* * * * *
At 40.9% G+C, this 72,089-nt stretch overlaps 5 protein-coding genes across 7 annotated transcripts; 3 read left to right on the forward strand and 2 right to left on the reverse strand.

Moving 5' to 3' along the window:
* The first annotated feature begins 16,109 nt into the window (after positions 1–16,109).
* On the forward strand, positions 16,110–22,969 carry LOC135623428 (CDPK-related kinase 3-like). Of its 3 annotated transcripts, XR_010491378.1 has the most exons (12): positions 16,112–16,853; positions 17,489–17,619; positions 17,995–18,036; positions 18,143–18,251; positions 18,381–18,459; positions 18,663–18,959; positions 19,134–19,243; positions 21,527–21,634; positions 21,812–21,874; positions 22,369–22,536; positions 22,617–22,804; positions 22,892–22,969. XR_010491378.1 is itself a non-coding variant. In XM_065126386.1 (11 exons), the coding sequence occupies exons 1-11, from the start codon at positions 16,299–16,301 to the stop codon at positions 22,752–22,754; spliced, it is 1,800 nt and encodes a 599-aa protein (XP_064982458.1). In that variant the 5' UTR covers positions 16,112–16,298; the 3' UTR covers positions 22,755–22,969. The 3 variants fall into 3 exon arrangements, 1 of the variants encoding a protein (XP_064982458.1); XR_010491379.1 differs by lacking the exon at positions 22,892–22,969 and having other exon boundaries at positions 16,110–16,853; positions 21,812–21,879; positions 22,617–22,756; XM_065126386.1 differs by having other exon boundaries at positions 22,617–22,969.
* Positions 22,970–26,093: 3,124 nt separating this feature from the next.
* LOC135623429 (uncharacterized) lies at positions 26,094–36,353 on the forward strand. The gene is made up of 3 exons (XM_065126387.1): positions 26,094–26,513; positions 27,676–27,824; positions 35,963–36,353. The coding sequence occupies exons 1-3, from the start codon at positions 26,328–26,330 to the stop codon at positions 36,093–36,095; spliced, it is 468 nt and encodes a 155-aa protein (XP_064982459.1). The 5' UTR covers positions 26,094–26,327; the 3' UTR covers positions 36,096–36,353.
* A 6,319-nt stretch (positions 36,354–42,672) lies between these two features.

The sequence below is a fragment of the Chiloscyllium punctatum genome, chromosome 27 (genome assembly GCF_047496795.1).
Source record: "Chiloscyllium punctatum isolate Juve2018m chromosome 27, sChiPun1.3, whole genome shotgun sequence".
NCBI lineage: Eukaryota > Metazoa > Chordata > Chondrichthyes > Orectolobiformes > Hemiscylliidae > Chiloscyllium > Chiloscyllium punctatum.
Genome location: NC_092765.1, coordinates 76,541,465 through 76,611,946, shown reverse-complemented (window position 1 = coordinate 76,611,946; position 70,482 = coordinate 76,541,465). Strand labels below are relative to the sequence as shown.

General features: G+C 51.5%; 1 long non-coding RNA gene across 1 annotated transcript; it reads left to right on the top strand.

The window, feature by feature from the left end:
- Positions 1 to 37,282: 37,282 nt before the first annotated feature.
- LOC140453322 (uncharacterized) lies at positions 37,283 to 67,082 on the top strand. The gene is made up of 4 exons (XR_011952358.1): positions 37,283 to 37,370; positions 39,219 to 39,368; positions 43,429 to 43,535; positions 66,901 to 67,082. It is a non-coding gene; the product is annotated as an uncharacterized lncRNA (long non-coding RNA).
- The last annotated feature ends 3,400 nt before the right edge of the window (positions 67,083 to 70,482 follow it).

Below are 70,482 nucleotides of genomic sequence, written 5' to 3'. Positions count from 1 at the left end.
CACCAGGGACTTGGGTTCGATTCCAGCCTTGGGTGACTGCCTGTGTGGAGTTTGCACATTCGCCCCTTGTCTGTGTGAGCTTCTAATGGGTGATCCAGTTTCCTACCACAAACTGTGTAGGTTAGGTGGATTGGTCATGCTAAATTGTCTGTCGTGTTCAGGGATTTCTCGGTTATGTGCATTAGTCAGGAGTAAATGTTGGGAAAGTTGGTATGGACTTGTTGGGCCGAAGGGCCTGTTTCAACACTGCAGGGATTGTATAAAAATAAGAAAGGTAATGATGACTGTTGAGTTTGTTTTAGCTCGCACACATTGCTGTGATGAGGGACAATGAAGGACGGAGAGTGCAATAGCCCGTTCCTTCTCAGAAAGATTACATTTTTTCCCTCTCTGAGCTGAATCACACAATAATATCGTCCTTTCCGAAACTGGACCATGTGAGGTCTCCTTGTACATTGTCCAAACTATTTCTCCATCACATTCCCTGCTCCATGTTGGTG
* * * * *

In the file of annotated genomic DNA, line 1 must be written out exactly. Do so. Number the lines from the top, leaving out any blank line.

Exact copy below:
At 40.9% G+C, this 72,089-nt stretch overlaps 5 protein-coding genes across 7 annotated transcripts; 3 read left to right on the forward strand and 2 right to left on the reverse strand.